You're from Austin. You should get this too. I was in your town when the Final Four was in San Antonio and the relays where being held in Austin. I went to the state capitol and I was the only person there outside of a security guard. I walked by the Alamo, which is a lot smaller than I imagined by the way, but I didn't go in. There were 4 tour buses fully of old people lined up to get in. I spent most of my time in bars and restaurants near the RiverWalk in San Antonio and on 6th street doing the exact same thing I would have been doing in Broad Ripple, Mass Ave, S. Meridian, etc in Indy. And I'm someone who enjoys the cutural aspects. The atmosphere of the event is what I was after, however. I can get the culture on another visit. About as cultural as I got was a hunt for good tacos and BBQ.
Yeah but even for sports tourism, New Orleans beats Indy in that department. You have probably never been to New Orleans during the Superbowl, Sugar Bowl, Final Four, NBA All Star game, or the myriad of other events that New Orleans gets on a regular basis. Why do you think the city is on the rotation for every major sporting event?

The reason why is in New Orleans you don't have to bring in construction crews to create a mock village. That's what Bourbon Street is for. There is nothing that beats the good natured heckling and other things that goes on when two teams are playing each other and you have a set of people in one set of jerseys (say Alabama) and another group in another set of jerseys (LSU), in this example the BCS championship game.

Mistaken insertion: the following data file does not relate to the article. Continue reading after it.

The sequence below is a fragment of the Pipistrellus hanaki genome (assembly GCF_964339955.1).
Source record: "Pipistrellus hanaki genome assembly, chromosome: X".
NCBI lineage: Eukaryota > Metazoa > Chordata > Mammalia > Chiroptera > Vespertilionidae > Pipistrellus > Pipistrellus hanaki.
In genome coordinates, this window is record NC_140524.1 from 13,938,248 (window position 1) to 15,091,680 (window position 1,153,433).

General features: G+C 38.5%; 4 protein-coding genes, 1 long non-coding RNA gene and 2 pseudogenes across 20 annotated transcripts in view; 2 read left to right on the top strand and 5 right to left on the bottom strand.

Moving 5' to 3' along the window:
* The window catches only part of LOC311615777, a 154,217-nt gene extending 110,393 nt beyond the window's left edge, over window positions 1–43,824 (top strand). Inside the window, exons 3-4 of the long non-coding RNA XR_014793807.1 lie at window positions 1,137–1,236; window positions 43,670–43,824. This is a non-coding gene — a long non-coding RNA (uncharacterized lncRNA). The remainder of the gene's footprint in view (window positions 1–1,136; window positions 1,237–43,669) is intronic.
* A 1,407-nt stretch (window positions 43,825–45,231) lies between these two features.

You have tons of sports bars, the city is extremely walkable, fine cuisine (or even delicious burgers) are a quick walk away, and you can party all night long in New Orleans (no closing time). What is the closing time in Indy may I ask? Also, the weather in New Orleans in February is usually a lot better than Indy. I know y'all got lucky this time, but you know as well as I do that it could've been 10 degrees and snowing during the Superbowl week and you know that people would have not enjoyed things like zip lining in that kind of weather.

Indy pulled off a great SB and I'm glad you're proud. I think Indy is a far better site than say, Dallas. However, I believe New Orleans is simply the best place for any sports tournament period. They even had the Olympic track event tryouts there a few years ago. Don't think it's a coincidence that NOLA gets picked for almost every major sporting event.
Reply With Quote Quick reply to this message
 
Old 02-09-2012, 12:40 PM
 
Location: Indianapolis
3,896 posts, read 3,861,926 times
Reputation: 957
Quote:
Originally Posted by domergurl View Post
now they are saying that 200K were exposed to measles!
Simple common sense! Get Vaccinated!
I am not concerned cause i am personally vaccinated and plus if you go to school in the US its required.
Reply With Quote Quick reply to this message
Please register to post and access all features of our very popular forum. It is free and quick. Over $68,000 in prizes has already been given out to active posters on our forum. Additional giveaways are planned.

Detailed information about all U.S. cities, counties, and zip codes on our site: City-data.com.


Reply
Please update this thread with any new information or opinions. This open thread is still read by thousands of people, so we encourage all additional points of view.

Quick Reply
Message:



Over $99,000 in prizes was already given out to active posters on our forum and additional giveaways are planned!

Go Back   City-Data Forum > U.S. Forums > Indiana > Indianapolis
Similar Threads

All times are GMT -6.

2005-2017, Advameg, Inc.

City-Data.com - Archive 1, 2, 3, 4, 5, 6, 7, 8, 9, 10, 11, 12, 13, 14, 15, 16, 17, 18, 19, 20, 21, 22, 23, 24, 25, 26, 27, 28, 29, 30, 31, 32 - Top